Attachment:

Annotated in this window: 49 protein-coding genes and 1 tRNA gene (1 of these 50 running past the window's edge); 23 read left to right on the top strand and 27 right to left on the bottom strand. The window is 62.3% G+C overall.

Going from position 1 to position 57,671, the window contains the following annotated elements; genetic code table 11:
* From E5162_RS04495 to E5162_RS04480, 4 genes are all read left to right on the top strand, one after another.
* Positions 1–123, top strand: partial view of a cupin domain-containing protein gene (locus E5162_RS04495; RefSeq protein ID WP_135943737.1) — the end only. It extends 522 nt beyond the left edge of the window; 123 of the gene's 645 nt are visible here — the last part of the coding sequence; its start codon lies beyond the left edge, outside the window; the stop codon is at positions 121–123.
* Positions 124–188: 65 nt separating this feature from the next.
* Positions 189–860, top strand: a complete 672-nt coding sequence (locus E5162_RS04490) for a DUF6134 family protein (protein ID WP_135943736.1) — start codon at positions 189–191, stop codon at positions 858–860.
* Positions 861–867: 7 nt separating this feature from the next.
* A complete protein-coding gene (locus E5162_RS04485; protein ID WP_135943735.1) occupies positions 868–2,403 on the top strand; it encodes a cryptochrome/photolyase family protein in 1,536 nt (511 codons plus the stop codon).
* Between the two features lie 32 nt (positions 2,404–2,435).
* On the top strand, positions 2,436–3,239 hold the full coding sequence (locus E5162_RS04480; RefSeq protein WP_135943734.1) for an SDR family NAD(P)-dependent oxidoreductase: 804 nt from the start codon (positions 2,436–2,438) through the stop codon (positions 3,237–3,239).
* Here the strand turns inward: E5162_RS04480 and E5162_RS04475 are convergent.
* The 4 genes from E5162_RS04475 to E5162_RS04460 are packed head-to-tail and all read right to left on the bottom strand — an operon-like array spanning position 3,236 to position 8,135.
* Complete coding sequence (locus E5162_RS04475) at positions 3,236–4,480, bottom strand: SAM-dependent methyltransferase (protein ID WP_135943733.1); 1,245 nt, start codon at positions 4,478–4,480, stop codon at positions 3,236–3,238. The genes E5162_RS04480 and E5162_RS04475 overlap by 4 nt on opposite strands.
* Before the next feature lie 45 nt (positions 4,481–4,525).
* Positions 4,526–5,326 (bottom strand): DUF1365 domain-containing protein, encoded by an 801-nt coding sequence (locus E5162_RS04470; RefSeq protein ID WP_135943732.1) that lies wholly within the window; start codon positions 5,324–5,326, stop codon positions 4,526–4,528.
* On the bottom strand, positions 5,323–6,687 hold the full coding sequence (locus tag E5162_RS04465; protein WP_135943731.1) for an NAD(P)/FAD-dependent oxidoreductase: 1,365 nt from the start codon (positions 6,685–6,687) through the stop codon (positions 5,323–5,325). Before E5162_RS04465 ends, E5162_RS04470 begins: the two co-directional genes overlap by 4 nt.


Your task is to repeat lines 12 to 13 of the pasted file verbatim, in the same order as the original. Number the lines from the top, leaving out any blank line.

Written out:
* The 4 genes from E5162_RS04475 to E5162_RS04460 are packed head-to-tail and all read right to left on the bottom strand — an operon-like array spanning position 3,236 to position 8,135.
* Complete coding sequence (locus E5162_RS04475) at positions 3,236–4,480, bottom strand: SAM-dependent methyltransferase (protein ID WP_135943733.1); 1,245 nt, start codon at positions 4,478–4,480, stop codon at positions 3,236–3,238. The genes E5162_RS04480 and E5162_RS04475 overlap by 4 nt on opposite strands.